My thoughts about node.js

Update: It looks like the post is too long for some people. So here is TL;DR: Node.js's sweet spot is where the server side is for integration work of fetching data from other sources (e.g. database) and when javascript is already used for the client side.


So, node.js is a hot topic now. I wanted to share some of my views about this framework, some misconceptions related to it (IMHO) and maybe help deciding when to use it.  If you find any mistakes, please comment!


The first thing I want to discuss is the misconception (again, IMHO) that evented IO is more performant vs thread IO. Here is what happens when a process does IO (simplisticly): 

  • The kernel puts the process in a waiting list. By "putting" I just mean pushing the reference to the data structure that represents the process to a list. Nothing fancy. But this means the process will not be scheduled for CPU time
  • The kernel (through a driver) issues the IO command.
  • It handles interrupts from the IO device until the data is read/written
  • It moves the process (reference) back to the running list.
  • When it turn comes, the process becomes "running" by restoring its stack and registers in the CPU and setting the program counter to the line that made the IO.
  • The process then resumes running.


The same is true for native threads. They are just a process that shares an address space with another process. So when a thead is blocked on IO, it does not consume cpu resources. In fact, you can think of the above steps as an evented IO where the callback is to set the PC and resume the thread.


What happens with node.js? Well, the same as the above, only when node.js gets an event it needs to fetch the javascript callback function from some data structure it holds and invoke it. So for node.js, IO requires an extra step.


So are threads better suited for IO? Well, it depends if you need threads.


Threads consume memory. In the JVM, a thread takes 512KB for its stack. While this can be changed with -Xss, it cannot be reduced to 0.


Another thing is that when working with threads, one has to be careful when using shared resources, since concurrent modifications can cause corruption. In node.js, only one callback is executing at each given time, so this risk doesn't happen.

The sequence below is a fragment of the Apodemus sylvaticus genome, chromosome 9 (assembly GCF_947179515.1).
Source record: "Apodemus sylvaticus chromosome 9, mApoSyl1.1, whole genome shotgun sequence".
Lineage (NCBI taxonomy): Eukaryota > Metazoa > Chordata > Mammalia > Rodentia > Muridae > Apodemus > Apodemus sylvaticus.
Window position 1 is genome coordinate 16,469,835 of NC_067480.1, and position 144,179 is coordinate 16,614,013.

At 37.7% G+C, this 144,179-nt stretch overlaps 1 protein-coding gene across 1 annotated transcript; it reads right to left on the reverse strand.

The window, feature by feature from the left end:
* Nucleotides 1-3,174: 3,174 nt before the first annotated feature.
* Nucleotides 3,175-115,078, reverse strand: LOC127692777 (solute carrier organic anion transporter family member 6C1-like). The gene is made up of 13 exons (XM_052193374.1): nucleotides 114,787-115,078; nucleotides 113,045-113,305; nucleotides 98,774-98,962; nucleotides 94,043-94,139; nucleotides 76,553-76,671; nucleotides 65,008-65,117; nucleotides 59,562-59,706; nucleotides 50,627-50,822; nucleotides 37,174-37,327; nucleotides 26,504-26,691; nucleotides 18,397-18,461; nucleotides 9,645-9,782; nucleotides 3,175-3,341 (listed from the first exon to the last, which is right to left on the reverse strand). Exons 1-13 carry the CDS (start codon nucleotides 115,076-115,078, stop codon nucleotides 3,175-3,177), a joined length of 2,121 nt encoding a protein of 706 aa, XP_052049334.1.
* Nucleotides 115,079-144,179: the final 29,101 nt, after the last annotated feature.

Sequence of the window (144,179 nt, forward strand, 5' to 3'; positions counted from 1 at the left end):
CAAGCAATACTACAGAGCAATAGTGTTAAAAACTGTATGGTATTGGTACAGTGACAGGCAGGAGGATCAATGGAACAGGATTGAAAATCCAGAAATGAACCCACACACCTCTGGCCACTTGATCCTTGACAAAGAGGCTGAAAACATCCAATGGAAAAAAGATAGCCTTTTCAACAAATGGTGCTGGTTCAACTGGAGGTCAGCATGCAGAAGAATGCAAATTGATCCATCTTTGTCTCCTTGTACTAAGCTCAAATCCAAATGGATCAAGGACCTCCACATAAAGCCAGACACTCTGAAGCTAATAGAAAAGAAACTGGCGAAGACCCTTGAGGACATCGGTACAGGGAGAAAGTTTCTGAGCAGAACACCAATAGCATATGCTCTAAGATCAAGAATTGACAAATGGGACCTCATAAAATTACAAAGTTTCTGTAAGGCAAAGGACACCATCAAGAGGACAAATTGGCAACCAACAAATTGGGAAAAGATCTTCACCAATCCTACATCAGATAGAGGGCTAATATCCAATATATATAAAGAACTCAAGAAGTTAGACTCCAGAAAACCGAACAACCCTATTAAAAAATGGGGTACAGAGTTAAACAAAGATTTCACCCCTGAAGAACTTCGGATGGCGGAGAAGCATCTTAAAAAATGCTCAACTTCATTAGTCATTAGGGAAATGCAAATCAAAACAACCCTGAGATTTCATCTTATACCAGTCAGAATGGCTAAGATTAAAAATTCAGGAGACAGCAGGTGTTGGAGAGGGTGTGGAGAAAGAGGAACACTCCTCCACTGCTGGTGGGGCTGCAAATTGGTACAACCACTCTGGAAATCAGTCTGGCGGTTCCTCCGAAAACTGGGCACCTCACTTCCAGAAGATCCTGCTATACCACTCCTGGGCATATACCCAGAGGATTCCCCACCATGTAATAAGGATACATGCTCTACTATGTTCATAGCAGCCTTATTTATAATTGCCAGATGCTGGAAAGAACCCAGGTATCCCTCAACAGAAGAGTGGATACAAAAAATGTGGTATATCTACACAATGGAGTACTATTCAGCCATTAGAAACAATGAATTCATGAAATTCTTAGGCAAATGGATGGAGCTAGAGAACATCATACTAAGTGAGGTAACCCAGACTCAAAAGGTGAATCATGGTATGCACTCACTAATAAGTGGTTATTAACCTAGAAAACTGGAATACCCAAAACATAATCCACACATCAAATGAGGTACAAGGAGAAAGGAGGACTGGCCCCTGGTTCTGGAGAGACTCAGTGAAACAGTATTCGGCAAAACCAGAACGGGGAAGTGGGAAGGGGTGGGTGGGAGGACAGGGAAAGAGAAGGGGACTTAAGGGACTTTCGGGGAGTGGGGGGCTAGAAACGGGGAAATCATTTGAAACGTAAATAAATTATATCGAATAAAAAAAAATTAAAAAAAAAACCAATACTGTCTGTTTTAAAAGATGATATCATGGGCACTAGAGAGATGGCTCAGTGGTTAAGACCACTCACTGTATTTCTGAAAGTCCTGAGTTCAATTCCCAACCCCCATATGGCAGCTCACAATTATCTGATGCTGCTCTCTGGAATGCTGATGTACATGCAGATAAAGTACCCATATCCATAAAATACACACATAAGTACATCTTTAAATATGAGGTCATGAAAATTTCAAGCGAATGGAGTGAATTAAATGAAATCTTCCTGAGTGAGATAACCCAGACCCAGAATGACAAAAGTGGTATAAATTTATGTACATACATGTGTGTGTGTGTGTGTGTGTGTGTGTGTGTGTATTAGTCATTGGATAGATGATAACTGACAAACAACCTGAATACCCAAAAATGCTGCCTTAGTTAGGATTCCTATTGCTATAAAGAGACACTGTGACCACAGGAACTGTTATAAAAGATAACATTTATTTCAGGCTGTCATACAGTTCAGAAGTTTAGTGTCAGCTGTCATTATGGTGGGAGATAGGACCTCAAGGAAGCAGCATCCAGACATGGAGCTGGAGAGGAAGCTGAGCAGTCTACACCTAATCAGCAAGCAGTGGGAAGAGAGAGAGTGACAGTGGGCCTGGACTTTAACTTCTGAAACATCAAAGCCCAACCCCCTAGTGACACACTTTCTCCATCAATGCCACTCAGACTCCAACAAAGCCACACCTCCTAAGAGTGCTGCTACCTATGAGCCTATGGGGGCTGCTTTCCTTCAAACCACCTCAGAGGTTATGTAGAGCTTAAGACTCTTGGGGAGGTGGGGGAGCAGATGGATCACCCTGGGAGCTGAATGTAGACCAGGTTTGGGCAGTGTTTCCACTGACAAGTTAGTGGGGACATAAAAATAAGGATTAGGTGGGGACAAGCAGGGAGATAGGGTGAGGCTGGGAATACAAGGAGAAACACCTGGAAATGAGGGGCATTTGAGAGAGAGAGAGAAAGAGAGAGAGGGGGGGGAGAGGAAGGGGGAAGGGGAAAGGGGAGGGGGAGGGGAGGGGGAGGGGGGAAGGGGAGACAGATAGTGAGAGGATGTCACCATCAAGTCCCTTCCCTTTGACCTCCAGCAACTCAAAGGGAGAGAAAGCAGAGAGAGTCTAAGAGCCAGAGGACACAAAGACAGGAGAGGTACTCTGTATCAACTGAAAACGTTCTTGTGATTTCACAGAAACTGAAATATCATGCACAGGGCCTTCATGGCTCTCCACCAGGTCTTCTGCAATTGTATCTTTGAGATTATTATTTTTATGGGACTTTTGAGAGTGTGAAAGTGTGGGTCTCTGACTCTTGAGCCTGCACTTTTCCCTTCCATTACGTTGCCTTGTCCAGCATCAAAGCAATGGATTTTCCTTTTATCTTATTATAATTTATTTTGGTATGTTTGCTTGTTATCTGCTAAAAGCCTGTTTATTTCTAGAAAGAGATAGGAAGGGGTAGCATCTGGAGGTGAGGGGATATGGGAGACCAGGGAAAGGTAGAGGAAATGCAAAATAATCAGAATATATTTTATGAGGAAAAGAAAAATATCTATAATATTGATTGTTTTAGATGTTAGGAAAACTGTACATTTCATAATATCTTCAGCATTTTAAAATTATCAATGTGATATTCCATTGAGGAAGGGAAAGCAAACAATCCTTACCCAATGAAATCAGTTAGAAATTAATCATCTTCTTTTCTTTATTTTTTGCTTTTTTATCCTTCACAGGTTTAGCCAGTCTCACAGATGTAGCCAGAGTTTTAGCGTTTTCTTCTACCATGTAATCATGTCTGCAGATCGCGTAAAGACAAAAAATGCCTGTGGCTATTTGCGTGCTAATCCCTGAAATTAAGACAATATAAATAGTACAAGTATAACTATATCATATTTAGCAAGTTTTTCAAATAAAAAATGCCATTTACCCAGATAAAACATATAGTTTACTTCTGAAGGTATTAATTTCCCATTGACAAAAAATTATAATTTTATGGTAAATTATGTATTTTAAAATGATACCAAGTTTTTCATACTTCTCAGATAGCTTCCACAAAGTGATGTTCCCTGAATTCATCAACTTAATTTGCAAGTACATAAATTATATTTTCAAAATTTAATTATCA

However, node.js is just a single thread. What do you do if you have an 8 core machine and you want to utilize all of them? You use 8 node.js processes. But then, what happens if you do need a shared resource? Then concurrent modifications can happen (think writing to the same file), or it should be something that is guarded from these things (e.g. a database), but then such shared resources are also available to thread based applications.


Another thing with node.js' single threadedness is that only one computation can progress at any given time. So if a node.js server does more than communicate with a database or other servers, it cannot progress on more than 1 request at a given time. Of course you can spawn more node.js processes, but then the memory benefits of single threadedness are gone.


Moreover, evented IO exists in the JVM world (and ruby and python worlds), just not for standard servlets. And there are several http server frameworks that offer custom interfaces suitable for evented IO. But you also get threads, shared resources etc.


Finally, javascript is slower than Java. While Google did an amazing job by creating V8, it is still 3 times slower compared with Java. People sometimes  mention context switching as an overhead when using threads, I don't believe it is such a big overhead, especially if the threads mainly wait for IO (if there are many that actually do something cuncurrently, then there must be a reason).


So when is node.js useful (IMHO):

  • The server does little logic and involves mostly with fetching/pushing data to other servers. Then the performance hit doesn't really matter and the "async" first model out of the box is great for doing things right from the beginning.
  • Your client side application is heavy on javascript (or coffeescript) so you know it already and want to share code between client and server side (e.g., validations)




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